Saturday, October 03, 2009

Brain Food: “Zombieland” is a Smart and Amusing Zombie Comedy

Let’s get the comparisons out of the way first. “Zombieland” can easily be written off as a dumbed-down, pop culture savvy reworking of England’s “Shaun of the Dead.” “Shaun of the Dead” worked so well because it was really able to find a great tone between horror and comedy and saw the comical potential when it came to zombies. “zombieland” while yes technically a comedy with zombies, is nothing like “Shaun of the Dead” in style or execution. It finds its own groove and it is clever and humorous and a complete joy to sit through (as joyous as a movie with gory zombie violence can be).

“Zombieland” takes place, I believe, in the present day world. A horrible virus has broken out which turns people into scary, ravaging beasts in search of human flesh. And like all zombie mythology, if you’re bitten you’ll become one as well. Most of the human population has died off and the world is pretty much a vast wasteland. There are abandoned vehicles and homes all over. Grocery stores are empty except for the random food items not claimed by survivors.

We’re introduced to Columbus (played by always reliably awkward Jesse Eisneberg) who’s a young college student from Ohio. He’s never really been too close with his family, but after the outbreak started he decided to travel back home to see whether his parents are zombie-free. So he’s on the road all by himself and he’s created a set of rules for surviving in Zombieland. One rule for instance, is cardio. You must be fit and quick as it’s the slow, obese people who were wiped out first. Another rules is to beware of bathrooms, because the zombies always seem to attack when you’re most vulnerable. He makes a new rule when he meets up with roughneck Tallahassee (a wonderful Woody Harrelson). He’s from Florida (If you haven’t figured out by now, the characters refer to themselves as the place where they’re from, pretty ingenious). Tallahassee, while reluctant to team up with this young geeky kid, teaches him how to enjoy the little things in life (ie: Twinkies).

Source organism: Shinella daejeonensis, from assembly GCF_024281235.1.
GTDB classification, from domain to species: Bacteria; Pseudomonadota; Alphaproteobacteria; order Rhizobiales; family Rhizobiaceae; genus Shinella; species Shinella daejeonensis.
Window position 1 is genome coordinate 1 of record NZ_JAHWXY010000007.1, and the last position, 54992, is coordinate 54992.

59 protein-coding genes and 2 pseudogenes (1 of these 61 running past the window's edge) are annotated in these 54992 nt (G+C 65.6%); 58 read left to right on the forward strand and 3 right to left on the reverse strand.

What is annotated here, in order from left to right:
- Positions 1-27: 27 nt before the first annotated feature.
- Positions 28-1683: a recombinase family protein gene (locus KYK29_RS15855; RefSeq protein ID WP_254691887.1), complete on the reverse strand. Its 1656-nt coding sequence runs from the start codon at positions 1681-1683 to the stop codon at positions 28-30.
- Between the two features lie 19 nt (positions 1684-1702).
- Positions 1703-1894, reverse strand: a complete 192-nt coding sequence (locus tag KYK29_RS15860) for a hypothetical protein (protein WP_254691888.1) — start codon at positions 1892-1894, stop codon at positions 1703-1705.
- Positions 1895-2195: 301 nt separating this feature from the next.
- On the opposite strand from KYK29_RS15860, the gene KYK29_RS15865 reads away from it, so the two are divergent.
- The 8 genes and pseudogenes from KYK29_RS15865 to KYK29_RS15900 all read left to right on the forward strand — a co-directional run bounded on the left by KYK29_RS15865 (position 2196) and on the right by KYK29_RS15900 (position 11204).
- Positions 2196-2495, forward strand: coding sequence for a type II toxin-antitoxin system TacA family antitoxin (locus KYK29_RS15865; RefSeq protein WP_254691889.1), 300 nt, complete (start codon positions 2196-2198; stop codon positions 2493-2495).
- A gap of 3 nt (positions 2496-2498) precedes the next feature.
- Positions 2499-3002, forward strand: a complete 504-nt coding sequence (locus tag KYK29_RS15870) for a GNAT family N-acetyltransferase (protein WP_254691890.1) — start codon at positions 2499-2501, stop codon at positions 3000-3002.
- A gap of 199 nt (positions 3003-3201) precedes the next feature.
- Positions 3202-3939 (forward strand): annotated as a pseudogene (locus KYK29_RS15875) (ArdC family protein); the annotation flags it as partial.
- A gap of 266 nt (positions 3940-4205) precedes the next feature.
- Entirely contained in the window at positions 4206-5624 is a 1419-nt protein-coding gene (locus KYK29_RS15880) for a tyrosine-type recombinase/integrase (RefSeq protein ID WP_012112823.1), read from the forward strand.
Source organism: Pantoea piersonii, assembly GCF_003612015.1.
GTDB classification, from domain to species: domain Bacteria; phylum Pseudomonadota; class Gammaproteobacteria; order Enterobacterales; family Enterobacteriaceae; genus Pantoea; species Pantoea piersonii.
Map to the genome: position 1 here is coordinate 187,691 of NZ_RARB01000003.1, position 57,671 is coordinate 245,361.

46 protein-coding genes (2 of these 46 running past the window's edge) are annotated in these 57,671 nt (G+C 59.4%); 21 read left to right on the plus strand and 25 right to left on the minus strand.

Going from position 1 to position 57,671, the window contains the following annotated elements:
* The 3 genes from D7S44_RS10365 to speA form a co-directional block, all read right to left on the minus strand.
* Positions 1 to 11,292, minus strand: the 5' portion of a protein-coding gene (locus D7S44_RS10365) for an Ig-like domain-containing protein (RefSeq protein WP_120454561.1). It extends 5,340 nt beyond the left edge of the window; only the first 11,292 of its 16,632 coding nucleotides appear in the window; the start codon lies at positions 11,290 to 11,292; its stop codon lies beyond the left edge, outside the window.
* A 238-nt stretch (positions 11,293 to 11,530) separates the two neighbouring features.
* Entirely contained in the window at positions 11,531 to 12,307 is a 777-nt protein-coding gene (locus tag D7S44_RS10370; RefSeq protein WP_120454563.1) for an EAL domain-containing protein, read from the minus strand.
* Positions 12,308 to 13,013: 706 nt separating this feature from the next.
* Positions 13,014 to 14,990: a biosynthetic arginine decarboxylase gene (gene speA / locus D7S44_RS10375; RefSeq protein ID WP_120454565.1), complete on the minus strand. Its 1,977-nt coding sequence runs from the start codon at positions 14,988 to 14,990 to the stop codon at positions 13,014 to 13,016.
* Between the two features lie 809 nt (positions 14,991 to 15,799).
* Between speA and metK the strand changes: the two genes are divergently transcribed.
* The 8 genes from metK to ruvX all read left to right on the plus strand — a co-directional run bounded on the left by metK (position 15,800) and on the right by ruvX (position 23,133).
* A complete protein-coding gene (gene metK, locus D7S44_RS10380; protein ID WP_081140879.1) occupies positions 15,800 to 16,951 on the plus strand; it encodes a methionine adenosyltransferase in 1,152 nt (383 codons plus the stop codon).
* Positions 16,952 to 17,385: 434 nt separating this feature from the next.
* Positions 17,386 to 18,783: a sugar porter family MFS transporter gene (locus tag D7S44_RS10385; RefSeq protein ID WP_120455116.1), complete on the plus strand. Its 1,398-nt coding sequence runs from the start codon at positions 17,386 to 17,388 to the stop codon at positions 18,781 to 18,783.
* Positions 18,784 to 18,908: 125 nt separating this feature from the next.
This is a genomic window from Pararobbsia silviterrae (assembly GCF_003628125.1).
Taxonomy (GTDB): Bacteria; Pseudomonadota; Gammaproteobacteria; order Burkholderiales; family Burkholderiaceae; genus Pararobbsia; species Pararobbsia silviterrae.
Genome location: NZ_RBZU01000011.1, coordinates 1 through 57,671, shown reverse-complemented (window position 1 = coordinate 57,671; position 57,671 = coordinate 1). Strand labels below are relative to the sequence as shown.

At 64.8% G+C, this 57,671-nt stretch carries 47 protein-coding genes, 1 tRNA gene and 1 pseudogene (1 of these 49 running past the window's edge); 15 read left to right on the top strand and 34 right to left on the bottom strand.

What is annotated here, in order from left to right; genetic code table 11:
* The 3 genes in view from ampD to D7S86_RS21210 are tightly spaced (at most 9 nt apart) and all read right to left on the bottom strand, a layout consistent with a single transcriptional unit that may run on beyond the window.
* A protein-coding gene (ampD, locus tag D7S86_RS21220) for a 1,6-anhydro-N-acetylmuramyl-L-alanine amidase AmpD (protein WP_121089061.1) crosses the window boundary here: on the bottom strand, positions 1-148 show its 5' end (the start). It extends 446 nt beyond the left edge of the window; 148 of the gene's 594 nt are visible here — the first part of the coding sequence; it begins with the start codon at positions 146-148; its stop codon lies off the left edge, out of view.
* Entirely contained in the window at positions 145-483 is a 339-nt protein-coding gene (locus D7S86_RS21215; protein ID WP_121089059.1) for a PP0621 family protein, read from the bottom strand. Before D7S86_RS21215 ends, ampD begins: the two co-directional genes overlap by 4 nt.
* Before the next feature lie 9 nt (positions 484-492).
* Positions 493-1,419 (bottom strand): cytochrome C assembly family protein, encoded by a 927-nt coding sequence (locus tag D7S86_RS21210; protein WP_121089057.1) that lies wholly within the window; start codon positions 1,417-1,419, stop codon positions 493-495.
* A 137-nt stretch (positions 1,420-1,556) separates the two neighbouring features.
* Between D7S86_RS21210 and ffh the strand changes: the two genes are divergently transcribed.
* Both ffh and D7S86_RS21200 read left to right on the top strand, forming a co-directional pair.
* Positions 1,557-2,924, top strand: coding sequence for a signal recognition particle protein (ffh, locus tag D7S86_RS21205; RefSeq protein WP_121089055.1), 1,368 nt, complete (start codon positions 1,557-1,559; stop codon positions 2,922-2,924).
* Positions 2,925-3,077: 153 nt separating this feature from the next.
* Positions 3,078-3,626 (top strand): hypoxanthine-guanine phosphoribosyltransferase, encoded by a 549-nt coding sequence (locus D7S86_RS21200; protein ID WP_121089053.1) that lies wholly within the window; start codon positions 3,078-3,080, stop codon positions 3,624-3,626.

These two guys soon meet up with a pair of equally tough sisters played by Emma Stone and Abigail Breslin. These girls are hard asses and though Tallahasse and Columbus for a loop when they con them into stealing their vehicle and weapons. The weapons consist of the likes of hedge clippers and pickaxes and baseball bats. Eventually this strange foursome bands together in the hopes of riding out the zombie epidemic and trying desperately to survive. Part of this plan includes holding up in a mansion owned by a celebrity of which I will not name (just go to imdb, you cheater). This sequence contains probably one of the best cameos of recent memory and not just because of who this person is, but how writers Rhett Reese and Paul Wernick handle it.

And this brings me to the fact that these two writers, who haven’t really done too much and first time feature director Ruben Fleischer have crafted a remarkable enjoyable and smart movie. This is a flick that finds just the right tone. It’s scary when it needs to be scary and funny when it needs to be funny. It even has some heart. Will the viriginal Columbus core with Emma Stone’s Wichita? You’ll have to see it to find out. And like all well-made comedies, it has its brain right where it should be. This is not a movie you have to turn your mind off to enjoy. Look at the way Fleischer incorporates Columbus survival rules into the film. It’s well done and hilarious.

“Zombieland” was an extremely pleasant surprise. It comes just at the perfect moment in time. In this day and age with the state of things politically and economically, it’s great to just get away. But it’s even better to escape into an “escapist” movie that isn’t just dumb. It’s smart and entertaining. Zombieland is a kick-ass ride. GRADE: A-

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